'American Graffiti' was nominated for multiple Academy Awards including best film and director, it is also one of the American Film Institutes's top 100 Films Of All Time and won Best Motion Picture at the Golden Globes. Directed by George Lucas and produced by Francis Ford Coppola, this was their answer to a need for a commercial hit (Coppola took the job of the Godfather) for their American Zoetrope studio that they founded in 1969. 'American Graffiti' is one of the most successful independent films of all time and for people of that era and age group, it must have been much a different trip and feeling than that of a child of the 80s seeing it in 2011. I can see how it must still be a sentimental, heartwarming and nostalgic journey for so many. For me it was kinda cute and fun, but left no lasting impression.
Rated PG for mature thematic issues, sexual content, drug material and language.
AUDIO/VIDEO - By The Numbers:
REFERENCE = 92-100 / EXCELLENT = 83-91 / GOOD = 74-82 / AVERAGE = 65-73 / BELOW AVERAGE = under 65
**My audio/video ratings are based upon a comparative made against other high definition media/blu-ray disc.**
(Each rating is worth 4 points with a max of 5 per category)
- Low frequency extension:
- Surround Sound presentation:
- Dialogue Reproduction:
- Black level/Shadow detail:
- Color reproduction:
Universal delivers a decent new Blu-ray release with 'American Graffiti'. The video portion has been rumored to have some DNR or EE (edge enhancements) going on. I did not see those issues jumping out too bad, and I was looking. Things do look look a bit soft and the fine details are just not as apparent as a newer film. Granted, this is a 38 year old source, and was filmed guerrilla style with 35mm film stock and sub-par lighting conditions. Blacks meander from strong to a dark shade of Grey, and do lose some definition at times. The 35mm film grain sure does peek out as a heavy overcast above blacks, almost looking like video noise. Thankfully colors seem true to form, as do skin-tones. From what I see, this is not a mind-blowing High Definition release, but I saw no signs of clicks, pops and scratches, leading me to believe it might have been milked the best this film can be. The DTS-HD MA 2.Surround Sound, while authentic to the source, will not appease the 7.2 LFE junkies of the readership. For a stereo mix, it does fair quite well, and have decent dynamics and low end. Dialouge was never an issue, and the music of the era came across nice and clear, knowing its place in the mix when dialogue showed up on top of it. Obviously the rear channels had no activity and same with the LFE.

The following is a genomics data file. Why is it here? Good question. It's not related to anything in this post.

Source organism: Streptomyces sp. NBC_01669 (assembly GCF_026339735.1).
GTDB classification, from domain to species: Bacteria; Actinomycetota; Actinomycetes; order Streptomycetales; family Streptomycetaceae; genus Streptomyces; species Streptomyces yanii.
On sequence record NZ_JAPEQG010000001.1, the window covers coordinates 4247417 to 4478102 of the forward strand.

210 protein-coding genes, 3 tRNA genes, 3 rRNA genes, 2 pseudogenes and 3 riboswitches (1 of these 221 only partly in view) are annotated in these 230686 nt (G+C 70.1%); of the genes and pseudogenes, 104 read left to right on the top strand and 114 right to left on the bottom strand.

- (HD) U-Control: Video Commentary with Director George Lucas
- (HD) U-Control: The Music of American Graffiti
- (HD) The Making of American Graffiti
- (HD) Screen Tests
- (HD) Theatrical Trailer
- BD Live enabled
- pocket BLU Ap
Even thought I was let down by my lofty expectations of 'American Graffiti', I did enjoy the film for its nostalgia, great soundtrack and cast. I didn't find the depth I had expected, considering its place in movie history, director and producer. George Lucas' commentary suggests a new transfer, and though this is not a mind-blowing High Definition release, I saw no signs of clicks, pops and scratches, leading me to believe it might have been milked the best this film can be. I did enjoy the special features and was surprised by the usually ultra-drab Lucas' commentary. Fans of this film should get some mileage out of this release, but I recommend a rental before purchase those yet to see 'American Graffiti' .
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JVC DLA-X3 3D 1080p 3D High Definition Front Projector
Screen Innovations Solar HD 1.3 120" 2.40:1 CinemaScope Screen
Marantz AV7005 Pre/Pro
Sunfire Cinema Grand 5 200 Amplifier
Sony PS3 Slim Blu-ray Player (HDMI Audio/Video)
Sunfire Cinema Ribbon Trio On-Wall (5.1)
Sunfire True Subwoofer EQ Solitaire 10"